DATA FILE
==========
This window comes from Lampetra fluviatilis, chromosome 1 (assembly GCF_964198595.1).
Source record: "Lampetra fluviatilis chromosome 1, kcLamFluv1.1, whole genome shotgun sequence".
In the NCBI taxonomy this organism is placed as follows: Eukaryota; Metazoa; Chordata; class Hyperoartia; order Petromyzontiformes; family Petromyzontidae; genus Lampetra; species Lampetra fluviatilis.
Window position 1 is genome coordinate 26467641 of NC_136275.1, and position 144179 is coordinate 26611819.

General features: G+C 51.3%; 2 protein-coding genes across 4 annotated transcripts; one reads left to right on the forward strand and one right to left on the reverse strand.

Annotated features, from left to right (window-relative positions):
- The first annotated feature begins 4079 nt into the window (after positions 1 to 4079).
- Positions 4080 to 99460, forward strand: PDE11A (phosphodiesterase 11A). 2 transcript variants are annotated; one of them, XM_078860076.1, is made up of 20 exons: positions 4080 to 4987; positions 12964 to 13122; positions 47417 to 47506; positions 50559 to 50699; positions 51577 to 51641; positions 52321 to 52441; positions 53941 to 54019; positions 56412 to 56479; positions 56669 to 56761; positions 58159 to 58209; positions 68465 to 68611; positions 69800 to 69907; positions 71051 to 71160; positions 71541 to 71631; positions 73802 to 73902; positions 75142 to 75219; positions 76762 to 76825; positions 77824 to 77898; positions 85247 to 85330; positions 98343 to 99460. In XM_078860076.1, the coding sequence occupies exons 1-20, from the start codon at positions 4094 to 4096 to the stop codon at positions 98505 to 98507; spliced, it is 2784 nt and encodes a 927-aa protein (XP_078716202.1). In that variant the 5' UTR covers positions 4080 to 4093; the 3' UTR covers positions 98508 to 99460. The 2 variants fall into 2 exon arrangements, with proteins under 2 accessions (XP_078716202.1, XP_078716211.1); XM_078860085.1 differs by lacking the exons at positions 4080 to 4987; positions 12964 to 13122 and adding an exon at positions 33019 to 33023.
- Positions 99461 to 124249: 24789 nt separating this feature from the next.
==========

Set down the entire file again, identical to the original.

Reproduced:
This window comes from Lampetra fluviatilis, chromosome 1 (assembly GCF_964198595.1).
Source record: "Lampetra fluviatilis chromosome 1, kcLamFluv1.1, whole genome shotgun sequence".
In the NCBI taxonomy this organism is placed as follows: Eukaryota; Metazoa; Chordata; class Hyperoartia; order Petromyzontiformes; family Petromyzontidae; genus Lampetra; species Lampetra fluviatilis.
Window position 1 is genome coordinate 26467641 of NC_136275.1, and position 144179 is coordinate 26611819.

General features: G+C 51.3%; 2 protein-coding genes across 4 annotated transcripts; one reads left to right on the forward strand and one right to left on the reverse strand.

Annotated features, from left to right (window-relative positions):
- The first annotated feature begins 4079 nt into the window (after positions 1 to 4079).
- Positions 4080 to 99460, forward strand: PDE11A (phosphodiesterase 11A). 2 transcript variants are annotated; one of them, XM_078860076.1, is made up of 20 exons: positions 4080 to 4987; positions 12964 to 13122; positions 47417 to 47506; positions 50559 to 50699; positions 51577 to 51641; positions 52321 to 52441; positions 53941 to 54019; positions 56412 to 56479; positions 56669 to 56761; positions 58159 to 58209; positions 68465 to 68611; positions 69800 to 69907; positions 71051 to 71160; positions 71541 to 71631; positions 73802 to 73902; positions 75142 to 75219; positions 76762 to 76825; positions 77824 to 77898; positions 85247 to 85330; positions 98343 to 99460. In XM_078860076.1, the coding sequence occupies exons 1-20, from the start codon at positions 4094 to 4096 to the stop codon at positions 98505 to 98507; spliced, it is 2784 nt and encodes a 927-aa protein (XP_078716202.1). In that variant the 5' UTR covers positions 4080 to 4093; the 3' UTR covers positions 98508 to 99460. The 2 variants fall into 2 exon arrangements, with proteins under 2 accessions (XP_078716202.1, XP_078716211.1); XM_078860085.1 differs by lacking the exons at positions 4080 to 4987; positions 12964 to 13122 and adding an exon at positions 33019 to 33023.
- Positions 99461 to 124249: 24789 nt separating this feature from the next.